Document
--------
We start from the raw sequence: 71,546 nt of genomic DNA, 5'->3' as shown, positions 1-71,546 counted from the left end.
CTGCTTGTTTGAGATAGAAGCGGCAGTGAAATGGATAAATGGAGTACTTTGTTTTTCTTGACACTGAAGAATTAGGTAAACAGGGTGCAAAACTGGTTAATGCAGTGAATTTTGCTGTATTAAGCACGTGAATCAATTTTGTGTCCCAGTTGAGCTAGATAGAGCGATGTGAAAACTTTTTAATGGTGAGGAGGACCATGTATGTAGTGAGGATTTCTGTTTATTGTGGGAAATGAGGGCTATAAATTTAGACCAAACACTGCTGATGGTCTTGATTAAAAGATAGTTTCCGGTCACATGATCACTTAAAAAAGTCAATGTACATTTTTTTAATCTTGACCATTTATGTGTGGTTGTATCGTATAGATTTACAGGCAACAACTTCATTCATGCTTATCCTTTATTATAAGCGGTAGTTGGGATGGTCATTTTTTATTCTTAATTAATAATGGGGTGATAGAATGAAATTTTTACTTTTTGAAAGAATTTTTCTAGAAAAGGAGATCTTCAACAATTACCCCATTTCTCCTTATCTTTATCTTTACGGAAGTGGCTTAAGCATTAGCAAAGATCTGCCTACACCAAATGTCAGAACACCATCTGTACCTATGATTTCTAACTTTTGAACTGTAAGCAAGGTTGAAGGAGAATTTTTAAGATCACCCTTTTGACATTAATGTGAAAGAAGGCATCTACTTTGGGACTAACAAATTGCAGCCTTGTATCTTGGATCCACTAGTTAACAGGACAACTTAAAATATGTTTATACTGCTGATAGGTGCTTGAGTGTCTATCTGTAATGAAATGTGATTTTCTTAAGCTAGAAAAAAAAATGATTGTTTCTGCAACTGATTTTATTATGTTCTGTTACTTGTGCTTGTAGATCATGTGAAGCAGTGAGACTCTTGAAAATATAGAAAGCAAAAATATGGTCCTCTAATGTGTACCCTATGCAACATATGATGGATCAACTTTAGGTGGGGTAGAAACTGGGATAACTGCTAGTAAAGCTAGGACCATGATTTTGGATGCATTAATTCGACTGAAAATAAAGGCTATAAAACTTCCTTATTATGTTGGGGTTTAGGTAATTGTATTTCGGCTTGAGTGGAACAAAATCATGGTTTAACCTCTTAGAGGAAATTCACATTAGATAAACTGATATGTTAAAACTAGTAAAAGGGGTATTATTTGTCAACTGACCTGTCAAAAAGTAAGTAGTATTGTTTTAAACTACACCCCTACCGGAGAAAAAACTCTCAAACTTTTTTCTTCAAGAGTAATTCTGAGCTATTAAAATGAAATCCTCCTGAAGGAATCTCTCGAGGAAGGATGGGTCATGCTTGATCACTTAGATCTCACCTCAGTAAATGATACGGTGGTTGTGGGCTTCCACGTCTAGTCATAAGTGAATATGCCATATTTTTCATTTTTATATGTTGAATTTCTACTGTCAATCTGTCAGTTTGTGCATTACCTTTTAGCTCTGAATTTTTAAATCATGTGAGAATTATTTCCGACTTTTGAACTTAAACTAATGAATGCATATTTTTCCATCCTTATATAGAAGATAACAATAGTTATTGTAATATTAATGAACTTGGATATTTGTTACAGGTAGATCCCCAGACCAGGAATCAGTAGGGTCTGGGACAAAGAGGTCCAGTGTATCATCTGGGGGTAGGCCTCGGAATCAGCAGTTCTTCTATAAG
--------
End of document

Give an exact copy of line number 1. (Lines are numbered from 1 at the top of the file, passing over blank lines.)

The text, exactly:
We start from the raw sequence: 71,546 nt of genomic DNA, 5'->3' as shown, positions 1-71,546 counted from the left end.